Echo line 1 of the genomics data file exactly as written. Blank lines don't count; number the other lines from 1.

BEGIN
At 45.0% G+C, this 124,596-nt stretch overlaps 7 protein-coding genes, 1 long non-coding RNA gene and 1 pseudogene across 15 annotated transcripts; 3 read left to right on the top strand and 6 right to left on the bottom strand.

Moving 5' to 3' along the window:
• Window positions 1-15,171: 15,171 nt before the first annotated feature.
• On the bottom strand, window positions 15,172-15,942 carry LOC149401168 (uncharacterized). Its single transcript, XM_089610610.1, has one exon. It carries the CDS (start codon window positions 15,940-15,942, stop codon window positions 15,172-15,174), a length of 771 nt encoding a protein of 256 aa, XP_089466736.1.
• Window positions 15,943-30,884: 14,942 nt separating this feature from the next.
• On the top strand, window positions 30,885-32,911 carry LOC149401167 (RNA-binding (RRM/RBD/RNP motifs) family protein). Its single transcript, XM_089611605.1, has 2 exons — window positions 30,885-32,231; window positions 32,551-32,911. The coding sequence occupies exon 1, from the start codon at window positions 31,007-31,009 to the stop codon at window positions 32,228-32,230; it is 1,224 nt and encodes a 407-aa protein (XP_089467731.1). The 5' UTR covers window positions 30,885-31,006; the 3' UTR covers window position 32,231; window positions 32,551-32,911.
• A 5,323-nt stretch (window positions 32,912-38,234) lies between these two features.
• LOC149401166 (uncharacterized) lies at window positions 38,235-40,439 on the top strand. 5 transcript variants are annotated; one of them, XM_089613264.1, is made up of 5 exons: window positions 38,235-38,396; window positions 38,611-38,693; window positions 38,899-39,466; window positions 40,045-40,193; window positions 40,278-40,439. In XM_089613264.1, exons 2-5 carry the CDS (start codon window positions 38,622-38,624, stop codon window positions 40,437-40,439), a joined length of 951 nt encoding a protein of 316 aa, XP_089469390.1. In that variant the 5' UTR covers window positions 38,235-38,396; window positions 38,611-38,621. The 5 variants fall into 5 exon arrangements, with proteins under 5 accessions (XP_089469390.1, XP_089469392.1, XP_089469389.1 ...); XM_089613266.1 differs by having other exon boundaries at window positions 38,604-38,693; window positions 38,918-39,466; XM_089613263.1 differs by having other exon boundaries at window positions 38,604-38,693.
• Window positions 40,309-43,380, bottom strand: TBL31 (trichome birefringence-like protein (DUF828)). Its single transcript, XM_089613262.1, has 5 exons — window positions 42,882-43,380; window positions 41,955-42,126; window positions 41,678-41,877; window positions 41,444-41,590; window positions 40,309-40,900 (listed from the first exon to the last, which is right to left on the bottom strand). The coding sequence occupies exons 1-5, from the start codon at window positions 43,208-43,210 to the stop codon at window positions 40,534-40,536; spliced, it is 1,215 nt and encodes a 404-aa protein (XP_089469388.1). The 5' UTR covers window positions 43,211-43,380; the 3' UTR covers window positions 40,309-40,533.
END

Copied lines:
At 45.0% G+C, this 124,596-nt stretch overlaps 7 protein-coding genes, 1 long non-coding RNA gene and 1 pseudogene across 15 annotated transcripts; 3 read left to right on the top strand and 6 right to left on the bottom strand.